While service and parade caps of these personnel were identical through 1948, 1949 regulations did add visor ornamentation to officer parade caps (see below for more information).
A new parade cap design appeared in 1949 for Air Force flight officers: incorporating a new metal cockade and wings combination and with metal visor decoration.
These elements are clearly shown here on a cap from the collection of Phil Mironov. The napped wool crown is olive green while band and piping remains azure blue.
The M49 cockade is a two part construction, both stamped from brass and clipped together in back. The center rosette is identical to that introduced in 1947. The wings are now also stamped
brass, replacing the embroidered wings used previously by flight officers. Early versions of this piece were constructed from two pieces, with the star stamped separately and soldered onto the back of the wings.
The visor is spade-shaped fiberboard; now with a set of stamped brass "oak" leaves pinned to it. A black oilcloth chinstrap remained standard for all officers even on parade caps during this period.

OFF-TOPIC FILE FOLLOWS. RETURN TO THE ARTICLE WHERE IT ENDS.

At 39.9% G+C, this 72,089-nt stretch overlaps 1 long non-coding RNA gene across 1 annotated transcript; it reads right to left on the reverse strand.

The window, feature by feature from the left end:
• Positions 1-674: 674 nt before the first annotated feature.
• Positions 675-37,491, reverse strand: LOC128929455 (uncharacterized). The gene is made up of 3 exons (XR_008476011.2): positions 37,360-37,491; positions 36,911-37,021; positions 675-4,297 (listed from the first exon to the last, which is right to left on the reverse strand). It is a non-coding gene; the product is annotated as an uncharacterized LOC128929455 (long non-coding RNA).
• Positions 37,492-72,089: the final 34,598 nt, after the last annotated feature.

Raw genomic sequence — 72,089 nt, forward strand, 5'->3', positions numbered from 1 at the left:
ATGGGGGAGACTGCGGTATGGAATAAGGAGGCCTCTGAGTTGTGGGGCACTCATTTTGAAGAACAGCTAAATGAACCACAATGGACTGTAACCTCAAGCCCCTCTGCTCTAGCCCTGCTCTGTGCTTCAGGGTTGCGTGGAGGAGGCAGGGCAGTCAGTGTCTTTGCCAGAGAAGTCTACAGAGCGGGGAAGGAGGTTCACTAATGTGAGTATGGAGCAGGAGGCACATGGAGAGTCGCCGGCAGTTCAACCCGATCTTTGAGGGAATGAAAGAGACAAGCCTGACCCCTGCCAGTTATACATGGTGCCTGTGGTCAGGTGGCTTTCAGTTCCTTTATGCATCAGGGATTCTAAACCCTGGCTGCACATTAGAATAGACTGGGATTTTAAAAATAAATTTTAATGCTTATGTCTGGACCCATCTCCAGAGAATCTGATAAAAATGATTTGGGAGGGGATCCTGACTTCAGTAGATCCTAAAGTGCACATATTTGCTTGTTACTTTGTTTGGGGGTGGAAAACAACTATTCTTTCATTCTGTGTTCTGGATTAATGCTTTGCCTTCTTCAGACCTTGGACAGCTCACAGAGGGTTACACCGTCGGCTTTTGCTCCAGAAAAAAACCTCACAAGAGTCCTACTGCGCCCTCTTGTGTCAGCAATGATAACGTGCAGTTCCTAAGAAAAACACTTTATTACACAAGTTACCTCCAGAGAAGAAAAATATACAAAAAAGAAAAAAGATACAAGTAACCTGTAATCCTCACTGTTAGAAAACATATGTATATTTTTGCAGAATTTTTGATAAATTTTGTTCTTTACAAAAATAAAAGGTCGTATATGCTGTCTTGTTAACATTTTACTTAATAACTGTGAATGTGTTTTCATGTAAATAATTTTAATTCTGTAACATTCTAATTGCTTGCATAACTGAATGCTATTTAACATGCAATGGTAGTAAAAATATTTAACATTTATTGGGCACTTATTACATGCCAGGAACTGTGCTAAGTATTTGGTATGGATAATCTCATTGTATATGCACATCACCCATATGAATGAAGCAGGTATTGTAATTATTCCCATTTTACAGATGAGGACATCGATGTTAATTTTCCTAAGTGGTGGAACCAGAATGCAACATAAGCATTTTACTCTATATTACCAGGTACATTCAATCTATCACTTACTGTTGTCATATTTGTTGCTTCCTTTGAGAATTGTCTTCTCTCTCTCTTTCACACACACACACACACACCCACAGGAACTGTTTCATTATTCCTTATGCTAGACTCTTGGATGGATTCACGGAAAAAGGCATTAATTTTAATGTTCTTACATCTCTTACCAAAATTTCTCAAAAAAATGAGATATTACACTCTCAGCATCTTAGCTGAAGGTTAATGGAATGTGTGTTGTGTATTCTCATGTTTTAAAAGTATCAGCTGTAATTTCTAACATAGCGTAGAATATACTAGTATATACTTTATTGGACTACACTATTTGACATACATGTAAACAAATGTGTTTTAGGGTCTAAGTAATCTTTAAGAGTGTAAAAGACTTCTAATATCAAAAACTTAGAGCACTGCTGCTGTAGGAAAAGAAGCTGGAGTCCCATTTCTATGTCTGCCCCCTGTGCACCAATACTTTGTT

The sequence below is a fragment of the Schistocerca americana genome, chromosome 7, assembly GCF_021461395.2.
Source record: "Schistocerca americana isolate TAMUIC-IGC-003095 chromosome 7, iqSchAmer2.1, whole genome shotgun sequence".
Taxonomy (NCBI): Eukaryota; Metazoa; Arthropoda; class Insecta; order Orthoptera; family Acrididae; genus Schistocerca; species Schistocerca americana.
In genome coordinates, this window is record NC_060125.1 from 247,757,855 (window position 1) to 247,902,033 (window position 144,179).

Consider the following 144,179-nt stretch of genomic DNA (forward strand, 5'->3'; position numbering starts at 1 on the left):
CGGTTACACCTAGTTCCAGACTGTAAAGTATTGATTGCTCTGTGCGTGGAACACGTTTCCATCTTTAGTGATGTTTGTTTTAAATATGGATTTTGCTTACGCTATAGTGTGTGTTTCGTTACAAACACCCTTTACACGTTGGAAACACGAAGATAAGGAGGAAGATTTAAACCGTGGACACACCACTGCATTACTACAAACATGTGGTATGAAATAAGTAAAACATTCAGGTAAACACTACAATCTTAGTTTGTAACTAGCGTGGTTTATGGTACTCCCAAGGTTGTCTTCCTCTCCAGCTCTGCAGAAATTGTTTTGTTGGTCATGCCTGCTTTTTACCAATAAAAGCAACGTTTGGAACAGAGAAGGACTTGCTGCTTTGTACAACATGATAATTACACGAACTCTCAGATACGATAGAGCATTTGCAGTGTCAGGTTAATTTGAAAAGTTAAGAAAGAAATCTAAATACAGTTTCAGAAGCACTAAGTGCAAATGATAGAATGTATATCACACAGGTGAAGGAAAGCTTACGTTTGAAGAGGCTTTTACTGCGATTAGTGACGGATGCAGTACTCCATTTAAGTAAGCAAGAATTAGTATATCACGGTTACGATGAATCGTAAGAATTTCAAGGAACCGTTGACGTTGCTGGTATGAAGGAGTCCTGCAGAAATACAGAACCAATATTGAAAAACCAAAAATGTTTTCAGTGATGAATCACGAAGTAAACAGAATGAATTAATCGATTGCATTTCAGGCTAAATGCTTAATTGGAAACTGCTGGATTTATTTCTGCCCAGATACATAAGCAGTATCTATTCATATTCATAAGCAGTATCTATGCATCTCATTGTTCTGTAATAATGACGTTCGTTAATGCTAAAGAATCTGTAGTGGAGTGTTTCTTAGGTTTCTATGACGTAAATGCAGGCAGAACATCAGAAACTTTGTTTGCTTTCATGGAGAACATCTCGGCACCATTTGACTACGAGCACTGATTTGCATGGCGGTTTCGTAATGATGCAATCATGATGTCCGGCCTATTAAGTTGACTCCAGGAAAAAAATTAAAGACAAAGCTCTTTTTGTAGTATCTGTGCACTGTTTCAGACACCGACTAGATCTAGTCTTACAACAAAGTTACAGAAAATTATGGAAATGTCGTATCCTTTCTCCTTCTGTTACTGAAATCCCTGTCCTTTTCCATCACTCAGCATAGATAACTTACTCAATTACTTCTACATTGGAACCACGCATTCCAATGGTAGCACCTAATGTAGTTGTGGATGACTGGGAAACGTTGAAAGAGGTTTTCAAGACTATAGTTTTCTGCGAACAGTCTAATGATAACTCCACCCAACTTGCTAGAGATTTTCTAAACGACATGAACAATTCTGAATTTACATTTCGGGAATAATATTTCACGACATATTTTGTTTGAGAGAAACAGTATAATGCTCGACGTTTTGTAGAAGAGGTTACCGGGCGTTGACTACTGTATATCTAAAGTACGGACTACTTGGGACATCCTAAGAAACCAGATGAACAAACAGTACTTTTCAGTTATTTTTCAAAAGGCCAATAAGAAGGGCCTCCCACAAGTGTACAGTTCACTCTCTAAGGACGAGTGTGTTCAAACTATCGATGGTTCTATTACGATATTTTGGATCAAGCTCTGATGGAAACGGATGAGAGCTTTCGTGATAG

This cap is apparently a short-lived transition model of the cap just discussed, incorporating the new semi-circular visor introduced in 1954 and a style of metal visor leaves used earlier on Naval officer caps (probably as a stop-gap until the new M55 visor leaves became available).
The dark blue M1955 cap discussed next replaced this cap for dress/parade purposes the following year.
The next two caps show variants of the M55 officer parade uniform cap in napped dark blue wool with azure band and piping. This uniform was the Air Force counterpart to the gray-jacket parade uniform introduced for the Army that same year. Both the gray and the dark blue uniforms are often referred to by collectors as "Zhukov," apparently since Marshal of the Soviet Union Zhukov was Minister of Defense over the same period these uniforms were in use - 1955-1957.